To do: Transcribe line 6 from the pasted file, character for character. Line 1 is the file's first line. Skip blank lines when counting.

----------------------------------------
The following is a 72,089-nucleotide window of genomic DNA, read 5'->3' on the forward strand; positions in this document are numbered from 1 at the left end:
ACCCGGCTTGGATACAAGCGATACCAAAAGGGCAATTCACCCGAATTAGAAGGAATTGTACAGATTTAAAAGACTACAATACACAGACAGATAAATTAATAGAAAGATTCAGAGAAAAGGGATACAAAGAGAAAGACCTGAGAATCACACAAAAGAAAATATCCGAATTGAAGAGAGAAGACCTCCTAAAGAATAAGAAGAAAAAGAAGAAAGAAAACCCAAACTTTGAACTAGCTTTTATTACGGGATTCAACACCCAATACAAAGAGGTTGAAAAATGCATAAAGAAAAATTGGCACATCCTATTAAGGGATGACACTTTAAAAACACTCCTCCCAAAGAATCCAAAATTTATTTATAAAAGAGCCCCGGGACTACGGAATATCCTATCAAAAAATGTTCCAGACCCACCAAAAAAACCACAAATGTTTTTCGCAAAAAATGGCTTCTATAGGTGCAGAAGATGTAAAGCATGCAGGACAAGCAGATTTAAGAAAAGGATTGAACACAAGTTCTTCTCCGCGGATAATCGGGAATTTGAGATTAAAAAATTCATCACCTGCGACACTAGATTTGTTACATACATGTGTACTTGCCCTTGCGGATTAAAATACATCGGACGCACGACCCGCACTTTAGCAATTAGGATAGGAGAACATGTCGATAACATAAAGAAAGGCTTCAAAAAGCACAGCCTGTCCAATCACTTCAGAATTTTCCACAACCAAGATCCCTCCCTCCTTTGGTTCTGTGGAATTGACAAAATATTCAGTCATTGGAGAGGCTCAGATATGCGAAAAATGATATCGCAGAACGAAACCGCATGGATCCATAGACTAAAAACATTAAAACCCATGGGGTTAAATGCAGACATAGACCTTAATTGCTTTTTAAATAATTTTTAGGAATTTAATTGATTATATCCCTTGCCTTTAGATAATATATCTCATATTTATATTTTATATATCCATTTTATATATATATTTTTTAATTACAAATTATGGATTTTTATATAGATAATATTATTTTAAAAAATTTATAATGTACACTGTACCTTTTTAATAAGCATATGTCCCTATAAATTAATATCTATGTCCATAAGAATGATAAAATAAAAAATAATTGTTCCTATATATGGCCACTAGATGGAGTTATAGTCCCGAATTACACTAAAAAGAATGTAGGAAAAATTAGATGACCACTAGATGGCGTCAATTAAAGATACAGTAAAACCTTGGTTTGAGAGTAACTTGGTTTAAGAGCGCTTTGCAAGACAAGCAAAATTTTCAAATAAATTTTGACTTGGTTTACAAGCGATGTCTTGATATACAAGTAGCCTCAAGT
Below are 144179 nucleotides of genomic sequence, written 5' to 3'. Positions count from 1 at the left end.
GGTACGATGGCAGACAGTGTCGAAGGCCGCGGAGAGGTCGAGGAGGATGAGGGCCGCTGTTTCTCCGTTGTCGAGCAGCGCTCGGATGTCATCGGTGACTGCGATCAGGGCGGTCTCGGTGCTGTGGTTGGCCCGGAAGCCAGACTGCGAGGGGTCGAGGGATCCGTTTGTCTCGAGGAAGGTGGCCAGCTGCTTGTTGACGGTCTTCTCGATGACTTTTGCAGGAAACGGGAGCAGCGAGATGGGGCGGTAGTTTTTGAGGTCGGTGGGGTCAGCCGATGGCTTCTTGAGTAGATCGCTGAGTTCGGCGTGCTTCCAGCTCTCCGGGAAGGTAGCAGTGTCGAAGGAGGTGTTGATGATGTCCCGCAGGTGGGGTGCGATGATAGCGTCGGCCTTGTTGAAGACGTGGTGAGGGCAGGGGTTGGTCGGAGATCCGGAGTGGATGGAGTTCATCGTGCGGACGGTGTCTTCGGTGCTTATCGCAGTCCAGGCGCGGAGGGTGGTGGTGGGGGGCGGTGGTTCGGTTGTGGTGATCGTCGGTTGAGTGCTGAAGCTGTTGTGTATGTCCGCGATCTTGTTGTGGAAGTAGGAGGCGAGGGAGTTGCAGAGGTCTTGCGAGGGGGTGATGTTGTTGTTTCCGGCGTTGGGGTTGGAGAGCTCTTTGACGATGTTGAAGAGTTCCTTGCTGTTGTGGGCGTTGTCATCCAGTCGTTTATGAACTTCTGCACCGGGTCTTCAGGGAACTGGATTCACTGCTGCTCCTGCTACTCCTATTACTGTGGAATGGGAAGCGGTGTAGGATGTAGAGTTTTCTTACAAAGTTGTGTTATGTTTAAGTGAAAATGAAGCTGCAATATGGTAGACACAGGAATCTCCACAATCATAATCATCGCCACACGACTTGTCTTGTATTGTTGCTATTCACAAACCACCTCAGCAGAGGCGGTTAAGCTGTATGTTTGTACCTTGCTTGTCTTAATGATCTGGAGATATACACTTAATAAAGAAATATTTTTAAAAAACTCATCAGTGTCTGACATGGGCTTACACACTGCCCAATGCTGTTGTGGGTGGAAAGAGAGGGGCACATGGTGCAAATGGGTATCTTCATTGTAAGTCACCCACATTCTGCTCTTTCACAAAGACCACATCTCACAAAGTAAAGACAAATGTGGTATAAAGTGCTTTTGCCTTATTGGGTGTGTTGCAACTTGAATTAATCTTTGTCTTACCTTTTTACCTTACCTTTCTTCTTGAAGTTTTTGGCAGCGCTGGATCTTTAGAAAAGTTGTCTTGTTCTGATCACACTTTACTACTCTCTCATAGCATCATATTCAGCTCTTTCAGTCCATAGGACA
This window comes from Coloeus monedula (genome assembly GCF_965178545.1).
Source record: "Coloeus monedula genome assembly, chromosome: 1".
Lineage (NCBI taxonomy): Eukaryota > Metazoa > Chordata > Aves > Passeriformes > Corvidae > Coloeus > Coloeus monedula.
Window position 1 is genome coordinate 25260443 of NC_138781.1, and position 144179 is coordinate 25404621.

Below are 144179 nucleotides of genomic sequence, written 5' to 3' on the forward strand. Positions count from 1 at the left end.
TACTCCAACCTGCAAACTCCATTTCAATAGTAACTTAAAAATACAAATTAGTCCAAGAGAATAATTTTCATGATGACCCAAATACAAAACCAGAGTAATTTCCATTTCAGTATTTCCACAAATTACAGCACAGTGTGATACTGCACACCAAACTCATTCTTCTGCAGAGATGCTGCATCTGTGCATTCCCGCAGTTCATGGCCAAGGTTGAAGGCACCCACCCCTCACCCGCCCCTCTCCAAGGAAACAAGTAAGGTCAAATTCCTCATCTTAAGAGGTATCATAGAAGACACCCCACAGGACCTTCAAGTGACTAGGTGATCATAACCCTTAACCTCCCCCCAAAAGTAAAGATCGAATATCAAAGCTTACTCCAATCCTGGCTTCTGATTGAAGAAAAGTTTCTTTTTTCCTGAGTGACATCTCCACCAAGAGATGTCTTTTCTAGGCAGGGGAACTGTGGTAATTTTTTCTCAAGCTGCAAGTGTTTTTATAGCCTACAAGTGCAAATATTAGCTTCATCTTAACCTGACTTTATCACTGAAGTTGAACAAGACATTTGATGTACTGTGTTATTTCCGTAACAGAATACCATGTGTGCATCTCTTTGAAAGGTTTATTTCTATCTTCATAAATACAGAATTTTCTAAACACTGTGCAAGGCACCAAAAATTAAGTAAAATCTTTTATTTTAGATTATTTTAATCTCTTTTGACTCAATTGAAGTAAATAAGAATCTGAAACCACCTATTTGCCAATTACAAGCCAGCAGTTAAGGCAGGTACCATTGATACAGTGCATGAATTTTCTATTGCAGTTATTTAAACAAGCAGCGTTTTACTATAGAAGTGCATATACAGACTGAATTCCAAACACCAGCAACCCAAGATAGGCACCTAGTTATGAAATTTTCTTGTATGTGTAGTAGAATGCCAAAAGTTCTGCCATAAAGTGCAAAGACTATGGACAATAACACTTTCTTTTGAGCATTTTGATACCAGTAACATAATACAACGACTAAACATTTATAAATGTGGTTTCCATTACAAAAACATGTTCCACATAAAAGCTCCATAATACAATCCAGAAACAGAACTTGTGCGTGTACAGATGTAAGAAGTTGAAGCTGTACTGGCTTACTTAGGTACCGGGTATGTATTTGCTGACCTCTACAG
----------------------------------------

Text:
Source record: "Coloeus monedula genome assembly, chromosome: 1".